John Astin and Carolyn Jones project a wholehearted glee and playful eroticism that transcend the gags, some good and some not. They're clearly having the same kind of fun Patrick Macnee and Diana Rigg have in The Avengers, and it's just as infectious.
The set is a great jumble of odd props (check out the painting of the giraffe in a suit), and the lighting is miles above the usual sitcom wash. The 22-episode season was shot on film with no audience, and the quality shows.
The surviving cast members have fond memories and some interesting opinions, but the extras highlights are the little biography of Charles Addams, whose cartoons are the show's source, and a gallery of his work.
Extras Lisa Loring (Wednesday), Ken Weatherwax (Pugsley), Felix Silla (Cousin Itt) and Addams scholar Stephen Cox commentaries on selected episodes, retrospective making-of doc, Charles Addams doc, Addams drawing and photo gallery, theme song doc and karaoke. Full frame, black-and-white. English, Spanish subtitles.
Keeping Up With The Steins
(Alliance Atlantis, 2006) D: Scott Marshall, w/ Jeremy Piven, Garry Marshall. Rating: NN
Keeping Up With The Steins has a good cast - Garry Marshall, Jeremy Piven, Daryl Hannah, Jami Gertz, Doris Roberts, Cheryl Hines, Larry Miller and more - but they don't have much of a movie to act in.
It starts out as a comedy about over-the-top bar mitzvahs, half-million-dollar orgies of breathtakingly bad taste. Young Benjamin (Daryl Sabara) isn't up for it at all, but his Hollywood agent dad (Piven) is determined to outdo his rival (Miller). Benjamin invites the grandfather he's never met (Marshall), whom his father has never forgiven for abandoning the family.
When Granddad shows up, satire takes a back seat to warm-hearted intergenerational bonding. There are still a few laughs. Piven knows how to do barely contained rage, and the sight of a nude Marshall leaping into the pool with his equally nude and much younger girlfriend (a completely waste of the talents of Daryl Hannah) is worth a giggle.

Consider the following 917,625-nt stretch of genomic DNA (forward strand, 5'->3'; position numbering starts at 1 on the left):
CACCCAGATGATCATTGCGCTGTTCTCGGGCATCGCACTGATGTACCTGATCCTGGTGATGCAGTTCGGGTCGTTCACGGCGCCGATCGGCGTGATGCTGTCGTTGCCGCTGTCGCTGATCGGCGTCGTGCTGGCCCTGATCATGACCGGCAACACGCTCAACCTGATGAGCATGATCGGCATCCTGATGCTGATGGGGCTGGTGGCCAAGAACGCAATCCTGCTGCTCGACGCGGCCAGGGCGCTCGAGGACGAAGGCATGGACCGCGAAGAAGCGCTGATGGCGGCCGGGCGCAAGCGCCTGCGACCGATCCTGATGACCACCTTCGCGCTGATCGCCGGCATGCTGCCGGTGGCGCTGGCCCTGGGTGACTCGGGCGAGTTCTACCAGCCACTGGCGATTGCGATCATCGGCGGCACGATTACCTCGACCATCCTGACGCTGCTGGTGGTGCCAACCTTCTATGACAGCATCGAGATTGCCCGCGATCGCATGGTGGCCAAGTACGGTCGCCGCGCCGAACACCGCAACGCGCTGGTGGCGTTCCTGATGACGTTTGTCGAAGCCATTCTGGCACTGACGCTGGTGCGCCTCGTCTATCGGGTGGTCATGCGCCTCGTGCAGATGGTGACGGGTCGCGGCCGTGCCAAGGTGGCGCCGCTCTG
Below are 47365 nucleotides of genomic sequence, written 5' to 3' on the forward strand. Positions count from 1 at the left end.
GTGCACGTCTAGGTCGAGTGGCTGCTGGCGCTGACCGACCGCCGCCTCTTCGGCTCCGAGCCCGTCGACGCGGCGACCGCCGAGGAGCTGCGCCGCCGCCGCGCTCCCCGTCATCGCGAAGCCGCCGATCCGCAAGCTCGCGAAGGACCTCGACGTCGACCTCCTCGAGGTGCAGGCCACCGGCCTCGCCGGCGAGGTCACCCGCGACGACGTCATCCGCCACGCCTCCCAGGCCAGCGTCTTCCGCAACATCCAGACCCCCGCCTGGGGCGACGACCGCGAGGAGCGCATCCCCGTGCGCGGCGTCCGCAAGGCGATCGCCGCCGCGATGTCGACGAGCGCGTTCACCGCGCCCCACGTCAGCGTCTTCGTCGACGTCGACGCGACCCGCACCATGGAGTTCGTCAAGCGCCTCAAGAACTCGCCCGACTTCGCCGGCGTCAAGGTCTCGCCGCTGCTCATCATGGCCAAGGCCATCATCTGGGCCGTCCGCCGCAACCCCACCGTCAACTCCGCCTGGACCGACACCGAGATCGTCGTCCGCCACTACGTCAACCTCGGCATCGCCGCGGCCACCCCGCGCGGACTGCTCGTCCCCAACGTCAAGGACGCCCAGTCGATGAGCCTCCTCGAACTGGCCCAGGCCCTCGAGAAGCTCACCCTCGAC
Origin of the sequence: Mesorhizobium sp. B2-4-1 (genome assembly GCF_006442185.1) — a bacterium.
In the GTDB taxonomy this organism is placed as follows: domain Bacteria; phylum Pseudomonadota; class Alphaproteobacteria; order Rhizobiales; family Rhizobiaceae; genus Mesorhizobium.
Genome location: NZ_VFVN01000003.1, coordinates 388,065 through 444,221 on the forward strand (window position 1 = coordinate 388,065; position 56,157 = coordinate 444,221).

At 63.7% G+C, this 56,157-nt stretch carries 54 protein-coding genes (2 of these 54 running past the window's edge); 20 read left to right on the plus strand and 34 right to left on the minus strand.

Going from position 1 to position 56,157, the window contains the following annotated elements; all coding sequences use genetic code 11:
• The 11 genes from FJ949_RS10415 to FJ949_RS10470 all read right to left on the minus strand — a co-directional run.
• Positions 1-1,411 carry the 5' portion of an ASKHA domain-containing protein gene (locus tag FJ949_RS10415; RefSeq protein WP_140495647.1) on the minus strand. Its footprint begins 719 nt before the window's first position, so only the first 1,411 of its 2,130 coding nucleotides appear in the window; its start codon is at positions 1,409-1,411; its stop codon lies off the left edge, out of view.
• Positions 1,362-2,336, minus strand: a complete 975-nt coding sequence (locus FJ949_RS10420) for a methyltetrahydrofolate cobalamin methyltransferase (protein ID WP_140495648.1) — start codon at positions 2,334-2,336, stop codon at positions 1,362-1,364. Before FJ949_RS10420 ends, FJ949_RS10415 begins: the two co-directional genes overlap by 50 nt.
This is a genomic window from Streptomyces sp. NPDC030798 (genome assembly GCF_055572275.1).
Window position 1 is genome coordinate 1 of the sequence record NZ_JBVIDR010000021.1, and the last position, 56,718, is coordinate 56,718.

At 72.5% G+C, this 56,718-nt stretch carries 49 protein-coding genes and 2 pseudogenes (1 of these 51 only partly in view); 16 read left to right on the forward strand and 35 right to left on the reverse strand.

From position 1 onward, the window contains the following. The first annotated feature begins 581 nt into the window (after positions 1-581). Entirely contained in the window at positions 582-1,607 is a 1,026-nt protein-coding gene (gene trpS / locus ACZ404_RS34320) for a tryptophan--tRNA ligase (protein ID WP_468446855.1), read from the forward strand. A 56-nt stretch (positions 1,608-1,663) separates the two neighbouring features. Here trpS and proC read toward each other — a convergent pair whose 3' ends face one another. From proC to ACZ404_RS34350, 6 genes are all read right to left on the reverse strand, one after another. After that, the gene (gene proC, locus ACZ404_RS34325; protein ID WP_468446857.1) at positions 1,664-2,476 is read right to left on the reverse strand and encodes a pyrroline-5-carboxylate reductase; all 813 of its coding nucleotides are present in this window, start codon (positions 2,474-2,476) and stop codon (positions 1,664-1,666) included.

Though director Scott Marshall is the son of actor Garry Marshall, himself a noted director (Pretty Woman, Beaches), he hasn't learned much from his dad. The shots look like TV, and the pace sags badly in some places and collapses utterly in others.
The commentary track they do together is no better. The director and writer/producer Mark Zakarin talk on another commentrary about scenes and gags that got killed because of time and budget. That explains a lot of the film's failures, but doesn't make it any more enjoyable.
Extras Director and writer commentary, Marshall father and son commentary, making-of doc, deleted scenes.
Coming Tuesday, November 7
Wide-screen (Disney, 2006)
Despite good voicing by Owen Wilson, Paul Newman and George Carlin, this wasn't a hit. Light fun for animation fans.
Gary Cooper: The Signature Collection
(WB) Sergeant York (1941), The Fountainhead (1949), Dallas (1950), Springfield Rifle (1952), The Wreck Of The Mary Deare (1959).
Not the definitive Cooper box (missing High Noon and Friendly Persuasion, among others) and a bit light on extras, but still a solid package for Cooper fans.
Police Squad: The Complete Series
Zucker, Abrahams and Zucker, the brains behind Airplane, turn their demented attention to television in eight half-hours of Leslie Nielsen doing his idiot cop shtick.
James Bond Ultimate Collection Vol. 1
(MGM) The Man With The Golden Gun (1974), Goldfinger (1964), The World Is Not Enough (1999), Diamonds Are Forever (1971), The Living Daylights (1987).
These look like the platinum edition Bonds (two-disc sets with outstanding extras) of a few years ago repackaged with a little more bonus material. Volume 2 also comes out this date; volumes 3 and 4 on December 12.
= Critics' Pick
NNNNN = excellent, maintains big screen impact
NNNN = very good
NNN = worth a peek
NN = Mediocre
N = Bomb